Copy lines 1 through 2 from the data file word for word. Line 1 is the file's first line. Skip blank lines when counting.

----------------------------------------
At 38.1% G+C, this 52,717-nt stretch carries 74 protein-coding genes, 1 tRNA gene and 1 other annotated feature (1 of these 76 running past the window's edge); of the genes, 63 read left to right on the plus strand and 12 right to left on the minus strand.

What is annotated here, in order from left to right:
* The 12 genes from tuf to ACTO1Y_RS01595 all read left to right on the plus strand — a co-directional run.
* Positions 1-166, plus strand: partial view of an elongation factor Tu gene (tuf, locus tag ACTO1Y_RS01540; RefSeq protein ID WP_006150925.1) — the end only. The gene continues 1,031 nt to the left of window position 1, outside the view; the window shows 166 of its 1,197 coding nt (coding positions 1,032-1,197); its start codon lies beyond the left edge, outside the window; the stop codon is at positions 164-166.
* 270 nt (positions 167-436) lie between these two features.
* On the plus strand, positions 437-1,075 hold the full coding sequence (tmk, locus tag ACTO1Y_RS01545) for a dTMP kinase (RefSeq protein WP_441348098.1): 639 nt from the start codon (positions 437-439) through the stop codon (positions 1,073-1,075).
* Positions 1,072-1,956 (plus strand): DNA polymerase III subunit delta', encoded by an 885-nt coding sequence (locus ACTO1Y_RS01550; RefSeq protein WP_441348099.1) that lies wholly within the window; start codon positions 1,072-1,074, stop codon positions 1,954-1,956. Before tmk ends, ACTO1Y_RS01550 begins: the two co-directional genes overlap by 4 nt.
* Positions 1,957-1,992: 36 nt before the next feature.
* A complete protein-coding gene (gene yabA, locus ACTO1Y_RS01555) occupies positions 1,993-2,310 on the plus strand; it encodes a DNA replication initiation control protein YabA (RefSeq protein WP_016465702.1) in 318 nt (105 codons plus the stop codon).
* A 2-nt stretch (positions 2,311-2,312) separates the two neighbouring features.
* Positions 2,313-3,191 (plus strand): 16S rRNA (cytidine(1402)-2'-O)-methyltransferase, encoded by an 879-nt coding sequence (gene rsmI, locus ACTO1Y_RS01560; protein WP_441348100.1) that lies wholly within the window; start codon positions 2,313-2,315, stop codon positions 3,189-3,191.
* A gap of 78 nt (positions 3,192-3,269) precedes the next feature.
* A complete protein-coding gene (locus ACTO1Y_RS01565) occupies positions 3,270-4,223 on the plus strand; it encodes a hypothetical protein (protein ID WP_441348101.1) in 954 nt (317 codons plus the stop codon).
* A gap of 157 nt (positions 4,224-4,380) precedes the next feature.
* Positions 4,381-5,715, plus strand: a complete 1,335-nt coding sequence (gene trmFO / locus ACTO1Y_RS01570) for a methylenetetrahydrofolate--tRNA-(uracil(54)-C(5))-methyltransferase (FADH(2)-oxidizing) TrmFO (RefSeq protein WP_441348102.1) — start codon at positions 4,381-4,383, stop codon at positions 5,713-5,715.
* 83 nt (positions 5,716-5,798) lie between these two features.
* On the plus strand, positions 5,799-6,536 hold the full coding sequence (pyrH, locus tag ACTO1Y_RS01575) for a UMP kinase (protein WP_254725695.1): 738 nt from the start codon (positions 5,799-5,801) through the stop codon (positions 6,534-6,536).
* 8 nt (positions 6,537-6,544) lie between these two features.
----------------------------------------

At 38.1% G+C, this 52,717-nt stretch carries 74 protein-coding genes, 1 tRNA gene and 1 other annotated feature (1 of these 76 running past the window's edge); of the genes, 63 read left to right on the plus strand and 12 right to left on the minus strand.

What is annotated here, in order from left to right: